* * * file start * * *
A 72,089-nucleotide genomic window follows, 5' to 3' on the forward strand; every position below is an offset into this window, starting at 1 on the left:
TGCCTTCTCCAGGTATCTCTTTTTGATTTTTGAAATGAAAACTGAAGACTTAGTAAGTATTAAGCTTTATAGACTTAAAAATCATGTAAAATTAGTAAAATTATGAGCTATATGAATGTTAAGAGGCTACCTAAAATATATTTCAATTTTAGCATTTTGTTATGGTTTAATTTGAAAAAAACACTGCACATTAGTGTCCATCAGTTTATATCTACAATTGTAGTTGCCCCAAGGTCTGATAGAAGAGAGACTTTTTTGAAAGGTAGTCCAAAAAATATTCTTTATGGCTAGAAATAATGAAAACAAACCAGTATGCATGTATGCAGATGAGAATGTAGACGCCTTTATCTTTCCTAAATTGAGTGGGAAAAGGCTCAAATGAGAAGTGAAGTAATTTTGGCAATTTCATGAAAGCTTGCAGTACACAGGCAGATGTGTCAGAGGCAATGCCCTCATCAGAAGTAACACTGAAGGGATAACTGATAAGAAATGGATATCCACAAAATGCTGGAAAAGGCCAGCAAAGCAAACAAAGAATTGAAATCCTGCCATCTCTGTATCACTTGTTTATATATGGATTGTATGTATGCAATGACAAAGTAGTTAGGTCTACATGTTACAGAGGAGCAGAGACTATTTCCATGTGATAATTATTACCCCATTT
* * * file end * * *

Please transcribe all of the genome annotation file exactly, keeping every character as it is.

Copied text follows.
A 72,089-nucleotide genomic window follows, 5' to 3' on the forward strand; every position below is an offset into this window, starting at 1 on the left:
TGCCTTCTCCAGGTATCTCTTTTTGATTTTTGAAATGAAAACTGAAGACTTAGTAAGTATTAAGCTTTATAGACTTAAAAATCATGTAAAATTAGTAAAATTATGAGCTATATGAATGTTAAGAGGCTACCTAAAATATATTTCAATTTTAGCATTTTGTTATGGTTTAATTTGAAAAAAACACTGCACATTAGTGTCCATCAGTTTATATCTACAATTGTAGTTGCCCCAAGGTCTGATAGAAGAGAGACTTTTTTGAAAGGTAGTCCAAAAAATATTCTTTATGGCTAGAAATAATGAAAACAAACCAGTATGCATGTATGCAGATGAGAATGTAGACGCCTTTATCTTTCCTAAATTGAGTGGGAAAAGGCTCAAATGAGAAGTGAAGTAATTTTGGCAATTTCATGAAAGCTTGCAGTACACAGGCAGATGTGTCAGAGGCAATGCCCTCATCAGAAGTAACACTGAAGGGATAACTGATAAGAAATGGATATCCACAAAATGCTGGAAAAGGCCAGCAAAGCAAACAAAGAATTGAAATCCTGCCATCTCTGTATCACTTGTTTATATATGGATTGTATGTATGCAATGACAAAGTAGTTAGGTCTACATGTTACAGAGGAGCAGAGACTATTTCCATGTGATAATTATTACCCCATTT